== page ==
Shattering Records, Climate Disasters Fueled Misery in 2020

As the costs of 2020's unyielding march of climate disasters come into view, action on this crisis is more urgent than ever.

(Credit: Marcus Kauffman)

According to new data just released by the National Oceanic and Atmospheric Administration (NOAA), 2020 set a new peak for the number of billion-dollar climate and weather disasters across the country since 1980 when its cost reporting began. All told, the United States suffered from 22 billion-dollar disaster events—shattering the previous annual record of 16 events that occurred in each of two prior years (2011 and 2017). NOAA has been tracking these especially costly disasters for four decades, and its latest report is a wake-up call that the costs of climate change are not some distant threat; they’re here and now.

2020 is also making headlines for tying with 2016 as the hottest on record and being the globe’s 44th year in a row with above-average temperatures. All that extra heat in our climate system is supercharging many of the climate and weather disasters tracked by NOAA—including wildfires, drought, and coastal storms. Last year, these climate-fueled events harmed Americans from coast to coast and killed 262 people, by NOAA’s estimate:

NOAA estimates that the 22 billion-dollar disaster events in 2020 caused $95 billion in economic damage, but that estimate excludes damages to human health (Credit: NOAA).

NOAA’s billion dollar event cost estimates are based on the agency’s estimates of damages inflicted to property, crops, and infrastructure. All told, the latest NOAA report points to $95 billion in damages from last year’s 22 billion-dollar disaster events. According to another new analysis by Munich Re, the expense of U.S. disaster events during 2020 accounted for 45% of the losses worldwide.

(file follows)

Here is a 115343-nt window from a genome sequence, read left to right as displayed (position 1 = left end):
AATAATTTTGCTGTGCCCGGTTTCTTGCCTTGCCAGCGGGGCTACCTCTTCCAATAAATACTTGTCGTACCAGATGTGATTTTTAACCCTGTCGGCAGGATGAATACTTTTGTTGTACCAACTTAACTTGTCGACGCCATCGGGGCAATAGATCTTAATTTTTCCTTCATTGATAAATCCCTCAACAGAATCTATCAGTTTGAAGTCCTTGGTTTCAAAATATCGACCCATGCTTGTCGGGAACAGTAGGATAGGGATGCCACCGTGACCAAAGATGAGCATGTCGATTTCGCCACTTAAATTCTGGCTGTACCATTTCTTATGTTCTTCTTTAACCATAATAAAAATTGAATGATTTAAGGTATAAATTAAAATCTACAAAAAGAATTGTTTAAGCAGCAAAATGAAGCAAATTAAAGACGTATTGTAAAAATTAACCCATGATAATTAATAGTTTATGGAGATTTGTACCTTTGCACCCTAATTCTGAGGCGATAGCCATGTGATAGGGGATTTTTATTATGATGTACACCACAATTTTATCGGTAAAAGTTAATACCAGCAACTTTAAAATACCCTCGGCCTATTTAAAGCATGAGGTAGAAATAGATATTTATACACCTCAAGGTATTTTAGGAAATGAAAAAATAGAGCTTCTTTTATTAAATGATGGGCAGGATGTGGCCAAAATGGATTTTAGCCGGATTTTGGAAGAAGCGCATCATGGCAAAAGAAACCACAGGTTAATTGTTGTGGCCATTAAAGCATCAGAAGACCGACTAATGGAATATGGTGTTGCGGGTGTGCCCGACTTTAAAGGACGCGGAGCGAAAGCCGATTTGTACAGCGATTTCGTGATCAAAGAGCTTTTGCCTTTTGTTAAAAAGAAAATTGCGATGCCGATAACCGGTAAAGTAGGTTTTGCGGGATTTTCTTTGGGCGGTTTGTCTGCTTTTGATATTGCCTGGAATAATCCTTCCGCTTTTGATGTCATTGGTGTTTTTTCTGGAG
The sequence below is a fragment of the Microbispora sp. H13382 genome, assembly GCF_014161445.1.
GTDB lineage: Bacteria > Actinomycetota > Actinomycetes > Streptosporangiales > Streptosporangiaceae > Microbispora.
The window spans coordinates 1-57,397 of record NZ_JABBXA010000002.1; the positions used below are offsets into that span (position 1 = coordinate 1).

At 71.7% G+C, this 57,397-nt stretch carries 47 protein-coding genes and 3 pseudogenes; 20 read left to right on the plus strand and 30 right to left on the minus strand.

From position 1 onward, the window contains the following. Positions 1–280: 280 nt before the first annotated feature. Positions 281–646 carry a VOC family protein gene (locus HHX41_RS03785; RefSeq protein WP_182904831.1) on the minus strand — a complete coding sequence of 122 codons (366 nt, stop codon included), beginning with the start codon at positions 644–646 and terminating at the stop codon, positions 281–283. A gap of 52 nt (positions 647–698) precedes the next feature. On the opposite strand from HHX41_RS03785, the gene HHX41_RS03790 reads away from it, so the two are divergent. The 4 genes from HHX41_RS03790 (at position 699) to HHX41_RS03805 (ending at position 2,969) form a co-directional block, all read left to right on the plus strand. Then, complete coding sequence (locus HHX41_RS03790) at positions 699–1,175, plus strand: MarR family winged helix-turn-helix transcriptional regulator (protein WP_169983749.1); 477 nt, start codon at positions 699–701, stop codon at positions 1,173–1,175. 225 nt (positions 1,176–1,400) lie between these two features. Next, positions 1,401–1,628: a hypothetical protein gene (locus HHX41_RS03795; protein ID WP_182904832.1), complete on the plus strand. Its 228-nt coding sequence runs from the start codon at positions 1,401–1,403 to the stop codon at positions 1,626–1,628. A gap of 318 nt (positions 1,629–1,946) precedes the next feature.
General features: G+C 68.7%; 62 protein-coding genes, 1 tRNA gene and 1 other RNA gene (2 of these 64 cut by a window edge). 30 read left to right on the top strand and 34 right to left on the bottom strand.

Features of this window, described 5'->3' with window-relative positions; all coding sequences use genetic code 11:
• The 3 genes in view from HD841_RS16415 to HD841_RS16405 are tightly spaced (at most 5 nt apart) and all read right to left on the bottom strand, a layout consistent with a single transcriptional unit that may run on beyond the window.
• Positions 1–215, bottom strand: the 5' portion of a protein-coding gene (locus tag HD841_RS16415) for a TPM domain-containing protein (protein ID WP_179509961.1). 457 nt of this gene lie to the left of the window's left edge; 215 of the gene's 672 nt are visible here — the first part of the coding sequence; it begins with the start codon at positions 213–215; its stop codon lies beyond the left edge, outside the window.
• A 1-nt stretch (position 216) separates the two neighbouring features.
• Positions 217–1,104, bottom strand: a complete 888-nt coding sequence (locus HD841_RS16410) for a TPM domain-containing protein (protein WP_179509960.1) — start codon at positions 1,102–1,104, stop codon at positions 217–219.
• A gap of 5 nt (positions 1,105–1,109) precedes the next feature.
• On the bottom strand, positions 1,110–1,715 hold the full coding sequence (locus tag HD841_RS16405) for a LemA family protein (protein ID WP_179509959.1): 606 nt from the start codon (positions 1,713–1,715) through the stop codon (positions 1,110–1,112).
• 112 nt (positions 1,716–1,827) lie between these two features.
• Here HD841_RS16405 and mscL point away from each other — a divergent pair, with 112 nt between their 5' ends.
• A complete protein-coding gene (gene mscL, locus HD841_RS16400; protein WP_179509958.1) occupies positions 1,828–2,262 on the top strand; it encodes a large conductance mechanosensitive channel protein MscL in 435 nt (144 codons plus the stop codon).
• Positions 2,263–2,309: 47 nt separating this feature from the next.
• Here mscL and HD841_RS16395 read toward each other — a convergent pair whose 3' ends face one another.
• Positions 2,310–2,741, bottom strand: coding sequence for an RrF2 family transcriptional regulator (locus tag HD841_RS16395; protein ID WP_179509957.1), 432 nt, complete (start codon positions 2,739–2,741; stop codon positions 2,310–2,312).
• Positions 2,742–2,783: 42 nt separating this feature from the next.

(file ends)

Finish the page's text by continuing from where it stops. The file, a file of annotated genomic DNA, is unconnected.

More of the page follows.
A Disastrous Toll on Human Health

It will take years for the true toll of last year’s climate and weather disasters to become more apparent. It’s been difficult to track the financial impacts of the health problems linked to climate change, in part due to poor public health data systems that do not enable rapid understanding of climate-related health problems and the costs of treating these medical issues in hospitals and emergency rooms. A further obstacle to more complete damage estimates is the fact that data collection is the responsibility of badly underfunded public health departments. In addition to their health monitoring work, these agencies are also working on shoestring budgets to plan for and respond to these events that are growing in geographic scope and severity year after year.

Unfortunately NOAA’s gigantic damage estimate only represents only a fraction of the true toll of these events, which harmed human health in severe ways:

  • Western wildfires (NOAA damage estimate: $16.5 billion): the historic fires burned more than 10 million acres across California, Oregon, and Washington and generated huge plumes of deadly smoke, impairing air quality for millions of people, and the fires caused at least 46 direct deaths.